In connection with the readiness for NATO membership, Finland is experiencing an acute shortage of officers.

Finland, which is preparing to join the North Atlantic Treaty Organization (NATO), is experiencing an acute shortage of military officers, as it will have to send hundreds of missions to the structures of the alliance.

“Finland’s membership as an observer in a military alliance, and then its possible membership in NATO, is a lot of extra work for officials and military personnel. The rapid progress of the process of joining NATO can cause problems,” the head of the department said. Officers’ union Veli Vieta in a press statement Because there is a shortage of officers in Finland.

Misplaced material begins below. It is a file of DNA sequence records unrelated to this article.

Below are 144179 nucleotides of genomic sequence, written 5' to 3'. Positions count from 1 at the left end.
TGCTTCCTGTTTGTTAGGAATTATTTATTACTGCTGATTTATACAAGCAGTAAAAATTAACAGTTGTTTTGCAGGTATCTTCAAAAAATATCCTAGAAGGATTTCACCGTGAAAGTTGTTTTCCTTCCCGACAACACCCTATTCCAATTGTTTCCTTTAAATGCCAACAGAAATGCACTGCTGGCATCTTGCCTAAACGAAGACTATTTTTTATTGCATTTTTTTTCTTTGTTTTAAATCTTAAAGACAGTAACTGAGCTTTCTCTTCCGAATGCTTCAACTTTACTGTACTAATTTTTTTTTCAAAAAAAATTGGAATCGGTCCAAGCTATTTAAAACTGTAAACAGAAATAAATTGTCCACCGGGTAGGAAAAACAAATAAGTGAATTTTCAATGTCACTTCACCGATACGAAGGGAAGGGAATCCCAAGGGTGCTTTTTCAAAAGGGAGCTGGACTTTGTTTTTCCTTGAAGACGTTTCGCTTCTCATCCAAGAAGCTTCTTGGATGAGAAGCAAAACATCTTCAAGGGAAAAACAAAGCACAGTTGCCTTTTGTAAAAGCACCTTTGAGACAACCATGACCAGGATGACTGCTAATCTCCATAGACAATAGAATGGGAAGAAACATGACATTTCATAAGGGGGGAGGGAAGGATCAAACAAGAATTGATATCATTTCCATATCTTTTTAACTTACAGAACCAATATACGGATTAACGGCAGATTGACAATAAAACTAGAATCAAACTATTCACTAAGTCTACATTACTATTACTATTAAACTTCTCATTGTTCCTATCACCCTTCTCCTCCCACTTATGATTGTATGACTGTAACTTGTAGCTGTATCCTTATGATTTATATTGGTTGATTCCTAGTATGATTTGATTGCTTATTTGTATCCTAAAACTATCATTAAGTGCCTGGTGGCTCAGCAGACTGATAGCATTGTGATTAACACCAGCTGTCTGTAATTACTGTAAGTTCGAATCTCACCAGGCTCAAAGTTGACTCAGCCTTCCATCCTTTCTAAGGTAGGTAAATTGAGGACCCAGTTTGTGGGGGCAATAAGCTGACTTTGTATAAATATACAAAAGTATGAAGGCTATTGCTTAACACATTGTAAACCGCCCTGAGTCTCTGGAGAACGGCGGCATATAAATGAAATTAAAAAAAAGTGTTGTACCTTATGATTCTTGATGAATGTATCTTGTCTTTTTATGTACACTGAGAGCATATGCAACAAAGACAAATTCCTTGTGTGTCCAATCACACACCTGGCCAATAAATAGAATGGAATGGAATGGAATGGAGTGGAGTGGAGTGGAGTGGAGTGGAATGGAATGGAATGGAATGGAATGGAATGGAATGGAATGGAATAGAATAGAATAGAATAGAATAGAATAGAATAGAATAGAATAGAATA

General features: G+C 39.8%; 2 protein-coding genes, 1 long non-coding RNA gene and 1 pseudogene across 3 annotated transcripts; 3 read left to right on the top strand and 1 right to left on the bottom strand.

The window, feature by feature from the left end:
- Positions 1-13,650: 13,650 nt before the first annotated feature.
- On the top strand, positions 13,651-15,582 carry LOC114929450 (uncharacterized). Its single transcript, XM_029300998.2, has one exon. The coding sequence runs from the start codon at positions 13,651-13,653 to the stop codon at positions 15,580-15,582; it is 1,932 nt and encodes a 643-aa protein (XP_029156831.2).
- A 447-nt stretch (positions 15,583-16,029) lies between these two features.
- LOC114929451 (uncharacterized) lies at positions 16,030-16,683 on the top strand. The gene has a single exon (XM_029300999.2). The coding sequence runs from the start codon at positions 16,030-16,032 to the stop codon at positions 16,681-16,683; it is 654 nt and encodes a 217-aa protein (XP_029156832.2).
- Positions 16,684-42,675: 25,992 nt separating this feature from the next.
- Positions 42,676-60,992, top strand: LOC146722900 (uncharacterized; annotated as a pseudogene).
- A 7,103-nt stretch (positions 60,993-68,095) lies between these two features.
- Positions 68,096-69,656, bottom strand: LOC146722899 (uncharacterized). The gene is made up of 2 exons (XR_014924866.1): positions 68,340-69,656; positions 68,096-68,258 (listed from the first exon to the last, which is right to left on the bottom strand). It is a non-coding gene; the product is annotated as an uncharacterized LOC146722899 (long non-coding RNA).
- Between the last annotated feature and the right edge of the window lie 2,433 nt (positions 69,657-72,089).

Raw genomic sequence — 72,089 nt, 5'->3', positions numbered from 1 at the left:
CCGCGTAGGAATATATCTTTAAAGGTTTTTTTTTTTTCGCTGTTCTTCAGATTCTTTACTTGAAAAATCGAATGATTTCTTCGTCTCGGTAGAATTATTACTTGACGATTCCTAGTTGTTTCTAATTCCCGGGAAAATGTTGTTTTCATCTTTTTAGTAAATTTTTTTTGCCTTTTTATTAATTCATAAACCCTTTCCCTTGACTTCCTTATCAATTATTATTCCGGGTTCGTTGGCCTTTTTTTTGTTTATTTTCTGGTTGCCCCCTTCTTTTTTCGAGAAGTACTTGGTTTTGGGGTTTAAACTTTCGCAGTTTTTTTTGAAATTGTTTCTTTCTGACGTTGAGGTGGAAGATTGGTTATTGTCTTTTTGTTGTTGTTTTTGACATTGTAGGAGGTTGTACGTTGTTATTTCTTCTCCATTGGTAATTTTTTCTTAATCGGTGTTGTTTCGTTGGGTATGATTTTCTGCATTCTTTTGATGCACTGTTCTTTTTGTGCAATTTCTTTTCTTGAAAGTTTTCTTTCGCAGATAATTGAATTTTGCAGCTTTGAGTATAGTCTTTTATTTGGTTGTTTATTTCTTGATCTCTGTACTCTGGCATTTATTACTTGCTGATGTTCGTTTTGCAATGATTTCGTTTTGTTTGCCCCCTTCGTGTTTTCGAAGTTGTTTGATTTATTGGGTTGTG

He noted that for NATO headquarters abroad alone, at least 100 people, mostly officers, are required, while the country needs about 300 officers.

“Finland’s membership as an observer means participation in hundreds of NATO working groups and committees. For us, more participation in meetings means more preparation and coordination,” said Hanna Lipsto, Finnish Deputy Head of Mission to NATO.

Lipsto added that in the next few years, the Finnish mission to NATO “will increase significantly”, but the exact number of jobs was not disclosed.

On July 5, at the headquarters of this military alliance in Brussels, protocols were signed on the accession of Finland and Sweden to NATO.

Source: RIA Novosti

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